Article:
Microsoft's Pink phone to come in clamshell, candy bar designs

Focus is to appeal to the young social-networking crowd

Microsoft Corp.'s new cell phone, code-named Pink, will come in several lively colors and two form factors: A clamshell that twists open and a candy-bar shape. Both models are fashioned to please the young social-networking crowd that Microsoft has so sorely failed to attract in recent years.

Other details have emerged from people who have been briefed on Pink in recent days, in advance of a Microsoft unveiling set for Monday in San Francisco.

The device will run some elements of the announced Windows Phone 7 Series operating system, but not the entire OS. It will also include elements of the Sidekick, a device designed by Danger Inc., which was later acquired by Microsoft, and the Zune media player, said a person familiar with the product who asked not to be named. The Pink device will not use any of the Windows Mobile operating system, which Microsoft is phasing out, that person said.

Also today, the Wall Street Journal (subscription required) quoted an unnamed source who said the device will by manufactured by Sharp Corp. and will run on the Verizon Wireless network. Neither of those companies could be reached for comment.

The Sharp brand name will not appear on the device, which is to be co-branded with Microsoft and Verizon, one source said. Microsoft wants to appear to be more involved in distributing its own hardware as well as software, similar to the way that Apple Inc. controls both hardware and software in its sales of the iPhone, the source said.

Microsoft and Verizon have not revealed the price, but both Pink models are expected to be in the $100 to $150 range, that source said.

Pink will emphasize social networking functions rather than heavy-duty browsing as some smartphones do, meaning it will provide tools to reach contacts through Facebook and other social networks, as well as GPS and location-based applications to help find friends, one source said.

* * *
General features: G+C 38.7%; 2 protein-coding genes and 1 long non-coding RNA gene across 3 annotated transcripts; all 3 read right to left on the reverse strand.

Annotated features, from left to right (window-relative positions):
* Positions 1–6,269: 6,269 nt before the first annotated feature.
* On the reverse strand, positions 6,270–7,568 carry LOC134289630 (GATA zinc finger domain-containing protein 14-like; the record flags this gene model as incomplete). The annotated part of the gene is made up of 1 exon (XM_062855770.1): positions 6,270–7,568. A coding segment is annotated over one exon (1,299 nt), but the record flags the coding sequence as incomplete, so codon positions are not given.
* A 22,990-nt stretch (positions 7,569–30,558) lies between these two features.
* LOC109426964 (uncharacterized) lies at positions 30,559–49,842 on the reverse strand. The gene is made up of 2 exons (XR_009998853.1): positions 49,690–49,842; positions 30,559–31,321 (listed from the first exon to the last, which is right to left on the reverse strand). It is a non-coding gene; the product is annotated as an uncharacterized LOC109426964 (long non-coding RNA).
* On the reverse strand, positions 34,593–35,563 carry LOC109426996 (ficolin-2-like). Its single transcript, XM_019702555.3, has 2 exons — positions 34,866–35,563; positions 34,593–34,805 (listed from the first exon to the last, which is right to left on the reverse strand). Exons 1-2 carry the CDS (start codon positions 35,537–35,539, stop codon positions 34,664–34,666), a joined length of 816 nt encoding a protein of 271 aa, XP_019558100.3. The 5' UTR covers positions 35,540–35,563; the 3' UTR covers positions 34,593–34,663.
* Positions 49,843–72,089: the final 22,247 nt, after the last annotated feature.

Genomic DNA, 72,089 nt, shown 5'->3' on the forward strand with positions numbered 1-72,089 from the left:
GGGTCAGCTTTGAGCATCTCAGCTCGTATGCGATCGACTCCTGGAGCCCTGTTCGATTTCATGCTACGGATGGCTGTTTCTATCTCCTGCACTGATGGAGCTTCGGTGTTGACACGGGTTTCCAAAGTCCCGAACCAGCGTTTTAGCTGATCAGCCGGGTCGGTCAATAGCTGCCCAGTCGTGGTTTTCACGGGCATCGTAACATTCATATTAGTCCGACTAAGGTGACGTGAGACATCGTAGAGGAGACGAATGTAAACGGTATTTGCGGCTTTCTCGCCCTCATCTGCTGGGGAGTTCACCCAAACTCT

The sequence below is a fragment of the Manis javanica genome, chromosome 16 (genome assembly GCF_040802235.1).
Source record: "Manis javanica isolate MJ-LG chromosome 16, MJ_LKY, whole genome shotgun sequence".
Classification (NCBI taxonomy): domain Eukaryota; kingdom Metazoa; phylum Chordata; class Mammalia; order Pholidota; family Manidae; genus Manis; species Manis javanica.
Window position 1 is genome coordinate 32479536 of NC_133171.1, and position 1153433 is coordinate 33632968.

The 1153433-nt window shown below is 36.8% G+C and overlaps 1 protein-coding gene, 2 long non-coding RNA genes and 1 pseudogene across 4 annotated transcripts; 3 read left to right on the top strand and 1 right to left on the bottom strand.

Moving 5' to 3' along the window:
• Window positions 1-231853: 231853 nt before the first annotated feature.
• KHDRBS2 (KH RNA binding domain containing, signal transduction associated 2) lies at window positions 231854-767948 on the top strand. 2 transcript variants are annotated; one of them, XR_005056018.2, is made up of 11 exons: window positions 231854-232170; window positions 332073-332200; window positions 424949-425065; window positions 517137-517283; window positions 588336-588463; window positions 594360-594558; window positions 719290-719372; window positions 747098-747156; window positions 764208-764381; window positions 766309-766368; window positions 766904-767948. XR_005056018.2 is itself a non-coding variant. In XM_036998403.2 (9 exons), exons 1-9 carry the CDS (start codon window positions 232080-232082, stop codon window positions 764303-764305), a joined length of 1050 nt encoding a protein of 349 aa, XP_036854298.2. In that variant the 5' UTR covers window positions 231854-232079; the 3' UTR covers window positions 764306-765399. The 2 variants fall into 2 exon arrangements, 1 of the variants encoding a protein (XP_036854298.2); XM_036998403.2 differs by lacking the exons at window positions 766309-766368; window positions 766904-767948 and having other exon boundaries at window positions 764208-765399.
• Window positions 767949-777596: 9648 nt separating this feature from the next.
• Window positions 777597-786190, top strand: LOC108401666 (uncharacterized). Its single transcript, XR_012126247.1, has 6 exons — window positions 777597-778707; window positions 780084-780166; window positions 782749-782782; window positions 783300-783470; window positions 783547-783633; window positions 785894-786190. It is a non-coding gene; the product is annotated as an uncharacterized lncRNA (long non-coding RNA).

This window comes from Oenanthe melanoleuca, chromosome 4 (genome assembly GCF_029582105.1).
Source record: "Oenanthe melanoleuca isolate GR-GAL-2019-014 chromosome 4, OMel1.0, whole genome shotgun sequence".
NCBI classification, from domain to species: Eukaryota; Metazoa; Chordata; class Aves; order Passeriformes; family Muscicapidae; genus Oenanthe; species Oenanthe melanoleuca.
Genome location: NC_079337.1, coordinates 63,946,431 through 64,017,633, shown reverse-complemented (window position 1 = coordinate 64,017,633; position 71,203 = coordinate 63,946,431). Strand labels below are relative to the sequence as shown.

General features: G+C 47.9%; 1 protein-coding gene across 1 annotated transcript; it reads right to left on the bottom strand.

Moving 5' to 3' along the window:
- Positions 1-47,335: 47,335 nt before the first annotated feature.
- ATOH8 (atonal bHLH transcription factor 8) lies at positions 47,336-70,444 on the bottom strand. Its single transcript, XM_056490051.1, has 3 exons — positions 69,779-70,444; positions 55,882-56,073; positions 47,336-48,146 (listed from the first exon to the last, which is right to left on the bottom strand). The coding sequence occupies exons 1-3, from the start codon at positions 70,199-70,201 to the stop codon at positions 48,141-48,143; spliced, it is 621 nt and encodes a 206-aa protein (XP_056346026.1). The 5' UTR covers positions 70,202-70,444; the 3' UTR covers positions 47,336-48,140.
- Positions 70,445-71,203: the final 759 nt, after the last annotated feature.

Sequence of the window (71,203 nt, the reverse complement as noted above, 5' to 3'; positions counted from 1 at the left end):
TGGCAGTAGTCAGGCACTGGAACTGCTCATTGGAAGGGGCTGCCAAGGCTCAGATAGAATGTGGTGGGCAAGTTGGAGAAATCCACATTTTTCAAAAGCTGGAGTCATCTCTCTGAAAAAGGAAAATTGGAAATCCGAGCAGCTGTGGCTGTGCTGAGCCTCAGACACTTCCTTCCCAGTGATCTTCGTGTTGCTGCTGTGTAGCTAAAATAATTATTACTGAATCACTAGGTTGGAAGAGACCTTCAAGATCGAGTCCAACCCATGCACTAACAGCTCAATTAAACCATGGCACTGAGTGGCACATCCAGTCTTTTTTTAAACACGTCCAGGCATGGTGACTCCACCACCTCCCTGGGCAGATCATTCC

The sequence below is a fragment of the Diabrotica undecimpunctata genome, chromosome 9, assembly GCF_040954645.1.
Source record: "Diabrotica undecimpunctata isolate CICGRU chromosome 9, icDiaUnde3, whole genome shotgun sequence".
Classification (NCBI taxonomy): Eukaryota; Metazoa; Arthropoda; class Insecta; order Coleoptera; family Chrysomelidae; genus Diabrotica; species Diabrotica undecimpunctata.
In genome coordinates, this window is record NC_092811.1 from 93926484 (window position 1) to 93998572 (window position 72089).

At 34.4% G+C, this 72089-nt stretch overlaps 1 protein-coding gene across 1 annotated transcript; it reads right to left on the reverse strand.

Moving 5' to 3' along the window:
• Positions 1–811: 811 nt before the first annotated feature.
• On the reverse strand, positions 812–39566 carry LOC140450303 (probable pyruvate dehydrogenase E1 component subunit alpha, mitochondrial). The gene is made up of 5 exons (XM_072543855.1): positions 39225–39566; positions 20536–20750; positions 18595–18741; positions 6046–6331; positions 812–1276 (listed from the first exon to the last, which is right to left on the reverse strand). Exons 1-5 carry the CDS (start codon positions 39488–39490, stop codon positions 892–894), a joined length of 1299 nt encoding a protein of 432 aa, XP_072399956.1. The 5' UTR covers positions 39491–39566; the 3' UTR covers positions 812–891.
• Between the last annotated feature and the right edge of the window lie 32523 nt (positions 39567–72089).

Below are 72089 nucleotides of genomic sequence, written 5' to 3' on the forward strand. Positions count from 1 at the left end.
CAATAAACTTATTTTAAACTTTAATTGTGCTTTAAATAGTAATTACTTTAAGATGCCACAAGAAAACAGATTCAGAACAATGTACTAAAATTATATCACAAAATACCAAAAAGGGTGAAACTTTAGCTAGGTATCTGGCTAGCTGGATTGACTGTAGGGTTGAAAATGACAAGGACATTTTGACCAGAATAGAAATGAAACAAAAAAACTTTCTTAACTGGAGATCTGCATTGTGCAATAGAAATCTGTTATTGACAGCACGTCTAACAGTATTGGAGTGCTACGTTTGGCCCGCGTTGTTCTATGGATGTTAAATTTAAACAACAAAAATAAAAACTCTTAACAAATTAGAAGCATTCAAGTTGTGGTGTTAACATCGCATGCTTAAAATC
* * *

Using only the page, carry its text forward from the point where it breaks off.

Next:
"It's for the social networking crowd, including men and women in their twenties," the source added.

That would be a market that Microsoft realizes it has missed in recent years. Even BlackBerry maker Research In Motion Ltd. has embraced a younger consumer crowd to move beyond its base of business professionals.

The Pink code name and even the invitation to the media and analyst event focus heavily on socially active young people, especially women. The invitation offers little information, saying only "It's time to share" and featuring photos of several smiling young women, with a few details on the time and place. Microsoft has apparently recognized that it's important to tie marketing aimed at a certain demographic group to its technology, several sources said.

Jack Gold, an analyst at J.Gold Associates, said this week that he didn't have first-hand details about the Pink device, but he noted that whatever Microsoft produces must appeal to a young crowd in order for the company to compete.

"Microsoft has a significant problem with the younger generation," he said. "Whatever they announce, they have to make it pretty sexy, or why would anybody care?"

Matt Hamblen covers mobile and wireless, smartphones and other handhelds, and wireless networking for Computerworld. Follow Matt on Twitter at @matthamblen, or subscribe to Matt's RSS feed. His e-mail address is mhamblen@computerworld.com.

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